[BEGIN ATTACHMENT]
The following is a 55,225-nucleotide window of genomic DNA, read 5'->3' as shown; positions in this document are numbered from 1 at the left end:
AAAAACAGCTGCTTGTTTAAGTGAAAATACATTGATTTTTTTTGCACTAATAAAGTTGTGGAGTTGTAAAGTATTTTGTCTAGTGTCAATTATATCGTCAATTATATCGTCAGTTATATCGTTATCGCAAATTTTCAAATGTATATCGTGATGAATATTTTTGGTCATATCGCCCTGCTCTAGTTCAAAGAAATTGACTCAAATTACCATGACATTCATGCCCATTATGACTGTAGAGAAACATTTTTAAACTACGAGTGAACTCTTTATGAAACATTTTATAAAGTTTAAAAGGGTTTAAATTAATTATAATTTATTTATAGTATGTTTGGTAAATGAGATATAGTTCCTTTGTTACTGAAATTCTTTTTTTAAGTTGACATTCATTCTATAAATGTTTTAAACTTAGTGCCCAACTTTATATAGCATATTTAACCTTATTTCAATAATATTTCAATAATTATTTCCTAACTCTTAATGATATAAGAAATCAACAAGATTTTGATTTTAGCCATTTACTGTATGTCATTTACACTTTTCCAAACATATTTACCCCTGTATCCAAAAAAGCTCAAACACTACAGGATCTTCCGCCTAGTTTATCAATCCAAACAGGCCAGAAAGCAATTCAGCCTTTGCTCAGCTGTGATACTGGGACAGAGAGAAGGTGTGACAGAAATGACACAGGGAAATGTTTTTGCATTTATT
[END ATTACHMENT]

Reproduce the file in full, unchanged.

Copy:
The following is a 55,225-nucleotide window of genomic DNA, read 5'->3' as shown; positions in this document are numbered from 1 at the left end:
AAAAACAGCTGCTTGTTTAAGTGAAAATACATTGATTTTTTTTGCACTAATAAAGTTGTGGAGTTGTAAAGTATTTTGTCTAGTGTCAATTATATCGTCAATTATATCGTCAGTTATATCGTTATCGCAAATTTTCAAATGTATATCGTGATGAATATTTTTGGTCATATCGCCCTGCTCTAGTTCAAAGAAATTGACTCAAATTACCATGACATTCATGCCCATTATGACTGTAGAGAAACATTTTTAAACTACGAGTGAACTCTTTATGAAACATTTTATAAAGTTTAAAAGGGTTTAAATTAATTATAATTTATTTATAGTATGTTTGGTAAATGAGATATAGTTCCTTTGTTACTGAAATTCTTTTTTTAAGTTGACATTCATTCTATAAATGTTTTAAACTTAGTGCCCAACTTTATATAGCATATTTAACCTTATTTCAATAATATTTCAATAATTATTTCCTAACTCTTAATGATATAAGAAATCAACAAGATTTTGATTTTAGCCATTTACTGTATGTCATTTACACTTTTCCAAACATATTTACCCCTGTATCCAAAAAAGCTCAAACACTACAGGATCTTCCGCCTAGTTTATCAATCCAAACAGGCCAGAAAGCAATTCAGCCTTTGCTCAGCTGTGATACTGGGACAGAGAGAAGGTGTGACAGAAATGACACAGGGAAATGTTTTTGCATTTATT